LINCOLN, Neb. – Nebraska forward Michael Jacobson said it on Wednesday.
The two wins at Indiana and Maryland, they’re just that. Two wins.
Nebraska’s not in reach of an NCAA Tournament bid. They’re not in reach of the Big Ten title.
They’re an 8-6 team that’s won a few games.
“We haven’t accomplished anything yet,” Jacobson said.
But that doesn’t mean they haven’t taken a huge step in the right direction.
Nebraska’s struggled mightily on the offensive side of the ball all year. They scored fewer than 65 points in four of their losses, and had been in the bottom 25 percent of the NCAA in 3-point shooting a few weeks ago.
But now twice, Nebraska’s gone on the road, scored more than 65 and won. The first time was over a ranked Indiana team. The second against 13-1 Maryland.
So what’s going right? What has the team fixed? Why the sudden shift?
Three simple changes.
1. No more quick 3s
We’ll use the Creighton game as a template for poor offense. Nebraska lost to the Bluejays, 77-62, and began the game terribly. The main reason? Nebraska wasn’t driving the ball, and taking quick 3s off picks.
Creighton took a 14-2 lead in the first few minutes, primarily because Nebraska didn’t run its offense well. Poor decisions on picks led to poor shots and Creighton took advantage of empty Nebraska possessions.
Here’s senior guard Tai Webster early in the game using a pick from Morrow, then pulling up early in the shot clock for a contested 3-pointer.
The miss led to Creighton points on the other end.
Two possessions after that Webster shot, Nebraska kept scratching that 3-point itch.
Here’s guard Glynn Watson refusing a pick, then Michael Jacobson drifting out taking a 3-pointer. Webster, who shoots 10 percent better than Jacobson from 3-point range, is wide open in the corner.
Call it panic, call it a habit, but it kept happening over and over.
Nebraska trailed by 12 early and the quick shots kept coming. This one from Watson with 23 seconds left on the shot clock, fading away and contested.
Through Gardner-Webb and the Southern games, Nebraska didn’t fix anything. Until the Indiana game on Dec. 28.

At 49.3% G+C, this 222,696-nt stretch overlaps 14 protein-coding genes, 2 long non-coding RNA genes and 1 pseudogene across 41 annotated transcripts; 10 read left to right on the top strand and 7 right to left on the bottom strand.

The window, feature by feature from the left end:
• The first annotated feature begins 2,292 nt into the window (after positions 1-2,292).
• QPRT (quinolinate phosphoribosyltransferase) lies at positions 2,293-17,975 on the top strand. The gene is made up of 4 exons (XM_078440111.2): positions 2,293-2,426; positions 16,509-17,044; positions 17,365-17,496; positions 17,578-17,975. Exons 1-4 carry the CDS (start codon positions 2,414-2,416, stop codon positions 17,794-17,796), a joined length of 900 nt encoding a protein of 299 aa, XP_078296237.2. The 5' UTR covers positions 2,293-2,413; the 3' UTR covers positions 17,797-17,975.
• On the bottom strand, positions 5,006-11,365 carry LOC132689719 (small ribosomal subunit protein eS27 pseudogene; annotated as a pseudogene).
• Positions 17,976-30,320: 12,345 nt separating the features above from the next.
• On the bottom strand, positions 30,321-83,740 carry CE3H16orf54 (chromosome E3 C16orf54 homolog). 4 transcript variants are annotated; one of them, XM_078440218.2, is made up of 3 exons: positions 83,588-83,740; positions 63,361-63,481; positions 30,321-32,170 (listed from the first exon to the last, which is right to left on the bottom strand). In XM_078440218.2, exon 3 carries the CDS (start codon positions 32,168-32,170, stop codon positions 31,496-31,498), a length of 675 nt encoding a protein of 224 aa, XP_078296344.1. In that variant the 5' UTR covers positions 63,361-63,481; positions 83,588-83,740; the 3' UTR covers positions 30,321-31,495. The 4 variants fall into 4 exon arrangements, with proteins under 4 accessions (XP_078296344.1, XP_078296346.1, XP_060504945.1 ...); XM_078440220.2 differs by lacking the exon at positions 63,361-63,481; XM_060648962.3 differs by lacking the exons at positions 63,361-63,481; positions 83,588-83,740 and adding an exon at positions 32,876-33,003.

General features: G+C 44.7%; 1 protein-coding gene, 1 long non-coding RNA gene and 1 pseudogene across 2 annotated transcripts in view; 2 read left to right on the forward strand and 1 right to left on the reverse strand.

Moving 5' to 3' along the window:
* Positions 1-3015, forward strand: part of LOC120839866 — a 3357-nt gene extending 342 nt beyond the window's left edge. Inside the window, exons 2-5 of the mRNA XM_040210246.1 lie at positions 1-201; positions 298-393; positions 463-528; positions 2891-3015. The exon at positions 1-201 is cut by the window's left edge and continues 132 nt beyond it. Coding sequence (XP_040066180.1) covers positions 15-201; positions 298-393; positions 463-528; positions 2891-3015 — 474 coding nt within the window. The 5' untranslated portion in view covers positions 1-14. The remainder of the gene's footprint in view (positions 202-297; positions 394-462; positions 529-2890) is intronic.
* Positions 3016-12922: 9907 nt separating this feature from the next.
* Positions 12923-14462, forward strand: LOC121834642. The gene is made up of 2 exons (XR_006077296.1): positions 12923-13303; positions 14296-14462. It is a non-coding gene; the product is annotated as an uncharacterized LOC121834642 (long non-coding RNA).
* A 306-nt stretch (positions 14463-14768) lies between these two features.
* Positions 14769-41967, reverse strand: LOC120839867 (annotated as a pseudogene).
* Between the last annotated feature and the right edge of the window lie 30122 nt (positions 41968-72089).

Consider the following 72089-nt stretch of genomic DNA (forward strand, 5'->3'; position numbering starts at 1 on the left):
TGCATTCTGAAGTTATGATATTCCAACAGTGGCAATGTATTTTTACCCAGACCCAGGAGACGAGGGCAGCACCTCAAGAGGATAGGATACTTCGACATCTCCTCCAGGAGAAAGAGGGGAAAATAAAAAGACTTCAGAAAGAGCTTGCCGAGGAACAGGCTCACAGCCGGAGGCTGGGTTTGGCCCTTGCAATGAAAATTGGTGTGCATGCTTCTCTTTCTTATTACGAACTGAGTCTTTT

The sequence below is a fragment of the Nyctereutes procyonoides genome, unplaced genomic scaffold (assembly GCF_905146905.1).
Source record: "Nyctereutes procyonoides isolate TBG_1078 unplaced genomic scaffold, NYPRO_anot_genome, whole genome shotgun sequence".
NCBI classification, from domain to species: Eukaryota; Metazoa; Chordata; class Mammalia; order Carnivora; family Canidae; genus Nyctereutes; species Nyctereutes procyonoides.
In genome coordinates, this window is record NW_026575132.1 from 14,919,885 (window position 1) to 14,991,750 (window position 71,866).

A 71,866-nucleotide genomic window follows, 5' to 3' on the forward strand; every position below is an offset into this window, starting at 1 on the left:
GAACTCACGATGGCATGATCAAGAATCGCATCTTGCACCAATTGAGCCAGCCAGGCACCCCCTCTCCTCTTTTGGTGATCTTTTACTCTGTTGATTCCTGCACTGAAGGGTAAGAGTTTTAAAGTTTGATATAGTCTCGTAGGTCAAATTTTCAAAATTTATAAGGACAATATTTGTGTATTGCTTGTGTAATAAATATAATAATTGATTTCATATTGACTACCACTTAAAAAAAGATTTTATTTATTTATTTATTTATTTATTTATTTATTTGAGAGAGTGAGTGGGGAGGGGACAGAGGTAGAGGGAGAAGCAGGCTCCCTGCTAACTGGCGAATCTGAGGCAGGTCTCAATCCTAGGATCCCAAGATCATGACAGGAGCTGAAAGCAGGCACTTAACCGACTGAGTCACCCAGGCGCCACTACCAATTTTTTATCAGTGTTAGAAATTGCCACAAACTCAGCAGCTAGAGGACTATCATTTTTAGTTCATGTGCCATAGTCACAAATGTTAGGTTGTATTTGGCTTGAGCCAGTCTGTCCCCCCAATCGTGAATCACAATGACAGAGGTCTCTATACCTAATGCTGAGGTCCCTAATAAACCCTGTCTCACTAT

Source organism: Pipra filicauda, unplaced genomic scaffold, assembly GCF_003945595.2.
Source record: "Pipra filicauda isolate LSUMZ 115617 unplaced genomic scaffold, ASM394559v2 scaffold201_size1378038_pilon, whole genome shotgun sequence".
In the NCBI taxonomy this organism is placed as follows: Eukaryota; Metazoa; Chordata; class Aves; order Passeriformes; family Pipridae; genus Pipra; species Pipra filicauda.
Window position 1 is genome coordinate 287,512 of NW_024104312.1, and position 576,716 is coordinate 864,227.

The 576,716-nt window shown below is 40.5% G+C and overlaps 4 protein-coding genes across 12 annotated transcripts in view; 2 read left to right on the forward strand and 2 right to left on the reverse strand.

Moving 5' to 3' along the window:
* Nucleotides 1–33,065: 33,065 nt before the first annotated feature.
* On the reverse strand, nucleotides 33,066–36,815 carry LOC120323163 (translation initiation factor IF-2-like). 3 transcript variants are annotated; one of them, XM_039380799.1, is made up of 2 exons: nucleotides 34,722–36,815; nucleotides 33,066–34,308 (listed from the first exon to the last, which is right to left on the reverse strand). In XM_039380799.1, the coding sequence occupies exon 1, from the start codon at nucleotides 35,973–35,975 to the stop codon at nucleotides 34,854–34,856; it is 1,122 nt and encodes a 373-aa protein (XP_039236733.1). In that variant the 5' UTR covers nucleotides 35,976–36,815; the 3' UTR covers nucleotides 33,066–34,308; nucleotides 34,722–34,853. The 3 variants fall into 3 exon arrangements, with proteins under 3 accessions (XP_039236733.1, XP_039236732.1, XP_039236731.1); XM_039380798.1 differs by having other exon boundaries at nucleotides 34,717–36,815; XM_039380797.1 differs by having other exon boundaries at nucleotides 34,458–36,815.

Against Indiana, the 3s went away. And the guards began driving.
Not one time in the first half against Indiana did a guard pull up for 3 on a pick. Not once.
Instead, Watson used the pick to find his sweet spot at about 15 feet.
And Webster began driving off the pick to find open spots in the defense to squeeze through for layups.
Nebraska made nine 3-pointers against Indiana. Zero were rushed. A few came on transition, a few came fluidly in the offense.
Nebraska’s 3-point problem wasn’t fixed completely, but the rushed shots against Indiana and Maryland went away. Thus, the wins.
2. Attacking the rim
Nebraska is not a jump-shooting team, which was never more clear than against Creighton.
Here’s the Nebraska shot chart against Creighton in the first half. Orange is a made bucket; blue is missed. Note two things: the location of the shots (outside) and the amount of blue.
Nebraska trailed at the half, 31-30.
The Huskers settled for jumpers on early shots against the Jays, which just isn’t their game. And as Nebraska got desperate, they abandoned the game plan and began chucking up 3s.
They did the same thing against Gardner-Webb and Southern.
But against Indiana, Nebraska began driving. A lot.
In fact, the Huskers shot 17 times in the lane against Indiana in the first half. Against Creighton, Nebraska shot 20 total shots in the paint.
Here’s how that Indiana half looked. They trailed 36-33 at halftime.
The lane is jam-packed with shots. And a few of those misses ended up being fouls on Indiana, which led to Nebraska free throws.
Webster, Watson, Jacobson, freshman Isaiah Roby and guard Evan Taylor are making an effort to drive first, and shoot second. They did it at Indiana, and they did it at Maryland, where Nebraska had 30 points in the paint.
The drives also open up 3-pointers and jumpers. The more teams cheat in, the more open space Nebraska has for those 15-foot jumpers.
Nebraska has quit (for the most part) the jumper-first mentality, accepting that the paint is its friend. And its paid off.
Nebraska coach Tim Miles said on Wednesday that his best teams are his slowest teams, which is why he’s so comfortable not scoring many points and not running out in transition too much. He likes having tough, defensive-minded teams and offenses that score just enough to get by.
Which is why the switch to want to run up and down the floor is so surprising. But his team is equipped for it. And Miles seems to like it.
“I like to run, I like to get out and have guys run with me,” Watson said. “I don’t want to force it, but if that’s what’s open I’ll take it.”
Watson said Nebraska is at its worst when it isn’t moving in the half-court. When it’s lots of one-on-one time and not a whole lot of ball movement.
But when Nebraska runs, the ball moves beautifully.
They find players for transition 3s:
They find easy buckets down low:
And they even have big guys following behind to clean up any messes:
Nebraska doesn’t score every time it runs. But even when it doesn’t, it at least speeds up the game and its own offense, drawing fouls and keeping the opposition off-balance.
Miles said on Wednesday he wants to run more. Which isn’t necessarily the his style.
Then again, it’s what’s working.
And then again, it’s part of the reason why Nebraska is now back above .500 and 2-0 in the Big Ten.
So Miles will probably take it. And his team, too.